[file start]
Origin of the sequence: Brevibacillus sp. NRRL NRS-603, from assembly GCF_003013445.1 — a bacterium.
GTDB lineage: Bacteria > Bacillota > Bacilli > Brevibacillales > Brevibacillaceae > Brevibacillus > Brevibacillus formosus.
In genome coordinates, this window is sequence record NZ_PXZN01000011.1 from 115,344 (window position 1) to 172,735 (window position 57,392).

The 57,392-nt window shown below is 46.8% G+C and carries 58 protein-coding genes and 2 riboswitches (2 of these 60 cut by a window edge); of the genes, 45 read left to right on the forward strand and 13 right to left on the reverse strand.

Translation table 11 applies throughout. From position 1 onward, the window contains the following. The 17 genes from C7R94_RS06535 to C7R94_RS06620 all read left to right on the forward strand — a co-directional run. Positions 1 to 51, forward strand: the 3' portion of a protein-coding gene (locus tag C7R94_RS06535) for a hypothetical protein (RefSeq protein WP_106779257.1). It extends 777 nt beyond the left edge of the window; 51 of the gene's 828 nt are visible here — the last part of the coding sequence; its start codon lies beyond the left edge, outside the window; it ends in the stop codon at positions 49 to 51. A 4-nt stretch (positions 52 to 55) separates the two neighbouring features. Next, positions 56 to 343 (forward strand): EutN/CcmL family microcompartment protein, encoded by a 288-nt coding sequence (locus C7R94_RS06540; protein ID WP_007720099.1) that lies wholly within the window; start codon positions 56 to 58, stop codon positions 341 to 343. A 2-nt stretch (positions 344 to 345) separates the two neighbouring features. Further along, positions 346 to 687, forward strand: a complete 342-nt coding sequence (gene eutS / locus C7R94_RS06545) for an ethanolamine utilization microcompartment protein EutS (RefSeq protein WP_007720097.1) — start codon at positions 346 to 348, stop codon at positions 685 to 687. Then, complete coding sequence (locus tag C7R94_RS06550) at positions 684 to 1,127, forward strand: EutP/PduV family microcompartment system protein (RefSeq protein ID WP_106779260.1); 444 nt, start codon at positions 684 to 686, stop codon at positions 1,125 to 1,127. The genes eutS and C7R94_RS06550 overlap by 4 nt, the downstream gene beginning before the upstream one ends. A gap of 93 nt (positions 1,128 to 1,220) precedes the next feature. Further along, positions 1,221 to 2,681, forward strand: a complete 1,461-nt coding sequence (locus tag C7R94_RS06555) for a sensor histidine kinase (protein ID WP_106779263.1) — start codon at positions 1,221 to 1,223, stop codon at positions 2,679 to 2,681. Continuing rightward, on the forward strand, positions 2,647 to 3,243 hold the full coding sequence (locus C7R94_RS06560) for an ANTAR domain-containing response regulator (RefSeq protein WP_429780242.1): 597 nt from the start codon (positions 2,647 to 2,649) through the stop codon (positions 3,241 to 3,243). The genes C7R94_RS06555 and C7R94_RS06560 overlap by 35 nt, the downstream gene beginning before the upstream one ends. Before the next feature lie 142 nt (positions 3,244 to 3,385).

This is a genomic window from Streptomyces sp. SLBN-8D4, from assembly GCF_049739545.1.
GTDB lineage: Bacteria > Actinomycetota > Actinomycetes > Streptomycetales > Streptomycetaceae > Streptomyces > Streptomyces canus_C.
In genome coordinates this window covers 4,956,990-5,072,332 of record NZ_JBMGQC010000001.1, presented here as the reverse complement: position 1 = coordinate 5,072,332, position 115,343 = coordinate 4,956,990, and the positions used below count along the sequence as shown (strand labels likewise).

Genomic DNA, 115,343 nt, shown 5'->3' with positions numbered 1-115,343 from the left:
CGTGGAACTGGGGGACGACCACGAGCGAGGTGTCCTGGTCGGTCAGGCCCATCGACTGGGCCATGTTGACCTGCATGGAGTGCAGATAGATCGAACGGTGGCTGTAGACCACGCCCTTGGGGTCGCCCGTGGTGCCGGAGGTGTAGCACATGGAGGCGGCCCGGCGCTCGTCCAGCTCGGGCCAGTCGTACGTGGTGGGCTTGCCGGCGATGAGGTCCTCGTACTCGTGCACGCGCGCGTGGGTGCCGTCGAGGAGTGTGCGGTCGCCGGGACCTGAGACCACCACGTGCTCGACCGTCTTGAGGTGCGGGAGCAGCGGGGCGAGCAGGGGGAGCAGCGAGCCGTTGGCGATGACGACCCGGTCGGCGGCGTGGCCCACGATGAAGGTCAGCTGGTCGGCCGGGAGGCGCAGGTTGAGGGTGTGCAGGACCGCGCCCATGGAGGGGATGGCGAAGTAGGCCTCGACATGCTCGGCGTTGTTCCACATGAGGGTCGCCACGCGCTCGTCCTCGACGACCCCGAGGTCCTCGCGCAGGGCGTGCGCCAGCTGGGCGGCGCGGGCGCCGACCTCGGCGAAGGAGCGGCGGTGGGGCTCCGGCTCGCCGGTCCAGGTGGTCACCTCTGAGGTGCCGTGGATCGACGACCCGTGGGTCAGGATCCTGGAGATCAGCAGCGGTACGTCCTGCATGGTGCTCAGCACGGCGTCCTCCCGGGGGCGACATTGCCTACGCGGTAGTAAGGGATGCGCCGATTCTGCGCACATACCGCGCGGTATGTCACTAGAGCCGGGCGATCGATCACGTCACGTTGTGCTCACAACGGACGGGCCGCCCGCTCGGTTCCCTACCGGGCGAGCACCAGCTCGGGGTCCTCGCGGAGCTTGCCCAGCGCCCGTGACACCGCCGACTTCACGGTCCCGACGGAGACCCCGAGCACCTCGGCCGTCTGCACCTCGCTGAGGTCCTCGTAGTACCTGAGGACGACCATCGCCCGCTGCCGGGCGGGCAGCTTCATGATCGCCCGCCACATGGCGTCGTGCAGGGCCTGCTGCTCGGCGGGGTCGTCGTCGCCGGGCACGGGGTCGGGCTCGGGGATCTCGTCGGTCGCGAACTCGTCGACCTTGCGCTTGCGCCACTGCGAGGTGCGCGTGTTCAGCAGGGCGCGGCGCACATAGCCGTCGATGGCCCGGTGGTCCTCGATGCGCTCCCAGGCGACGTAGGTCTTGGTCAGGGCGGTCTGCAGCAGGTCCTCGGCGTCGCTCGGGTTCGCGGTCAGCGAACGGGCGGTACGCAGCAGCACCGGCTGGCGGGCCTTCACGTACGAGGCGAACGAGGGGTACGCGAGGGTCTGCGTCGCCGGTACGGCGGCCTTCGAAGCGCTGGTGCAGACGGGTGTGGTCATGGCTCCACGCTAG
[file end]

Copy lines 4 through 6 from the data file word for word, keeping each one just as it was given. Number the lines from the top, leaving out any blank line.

The 57,392-nt window shown below is 46.8% G+C and carries 58 protein-coding genes and 2 riboswitches (2 of these 60 cut by a window edge); of the genes, 45 read left to right on the forward strand and 13 right to left on the reverse strand.

Translation table 11 applies throughout. From position 1 onward, the window contains the following. The 17 genes from C7R94_RS06535 to C7R94_RS06620 all read left to right on the forward strand — a co-directional run. Positions 1 to 51, forward strand: the 3' portion of a protein-coding gene (locus tag C7R94_RS06535) for a hypothetical protein (RefSeq protein WP_106779257.1). It extends 777 nt beyond the left edge of the window; 51 of the gene's 828 nt are visible here — the last part of the coding sequence; its start codon lies beyond the left edge, outside the window; it ends in the stop codon at positions 49 to 51. A 4-nt stretch (positions 52 to 55) separates the two neighbouring features. Next, positions 56 to 343 (forward strand): EutN/CcmL family microcompartment protein, encoded by a 288-nt coding sequence (locus C7R94_RS06540; protein ID WP_007720099.1) that lies wholly within the window; start codon positions 56 to 58, stop codon positions 341 to 343. A 2-nt stretch (positions 344 to 345) separates the two neighbouring features. Further along, positions 346 to 687, forward strand: a complete 342-nt coding sequence (gene eutS / locus C7R94_RS06545) for an ethanolamine utilization microcompartment protein EutS (RefSeq protein WP_007720097.1) — start codon at positions 346 to 348, stop codon at positions 685 to 687. Then, complete coding sequence (locus tag C7R94_RS06550) at positions 684 to 1,127, forward strand: EutP/PduV family microcompartment system protein (RefSeq protein ID WP_106779260.1); 444 nt, start codon at positions 684 to 686, stop codon at positions 1,125 to 1,127. The genes eutS and C7R94_RS06550 overlap by 4 nt, the downstream gene beginning before the upstream one ends. A gap of 93 nt (positions 1,128 to 1,220) precedes the next feature. Further along, positions 1,221 to 2,681, forward strand: a complete 1,461-nt coding sequence (locus tag C7R94_RS06555) for a sensor histidine kinase (protein ID WP_106779263.1) — start codon at positions 1,221 to 1,223, stop codon at positions 2,679 to 2,681. Continuing rightward, on the forward strand, positions 2,647 to 3,243 hold the full coding sequence (locus C7R94_RS06560) for an ANTAR domain-containing response regulator (RefSeq protein WP_429780242.1): 597 nt from the start codon (positions 2,647 to 2,649) through the stop codon (positions 3,241 to 3,243). The genes C7R94_RS06555 and C7R94_RS06560 overlap by 35 nt, the downstream gene beginning before the upstream one ends. Before the next feature lie 142 nt (positions 3,244 to 3,385).

This is a genomic window from Streptomyces sp. SLBN-8D4, from assembly GCF_049739545.1.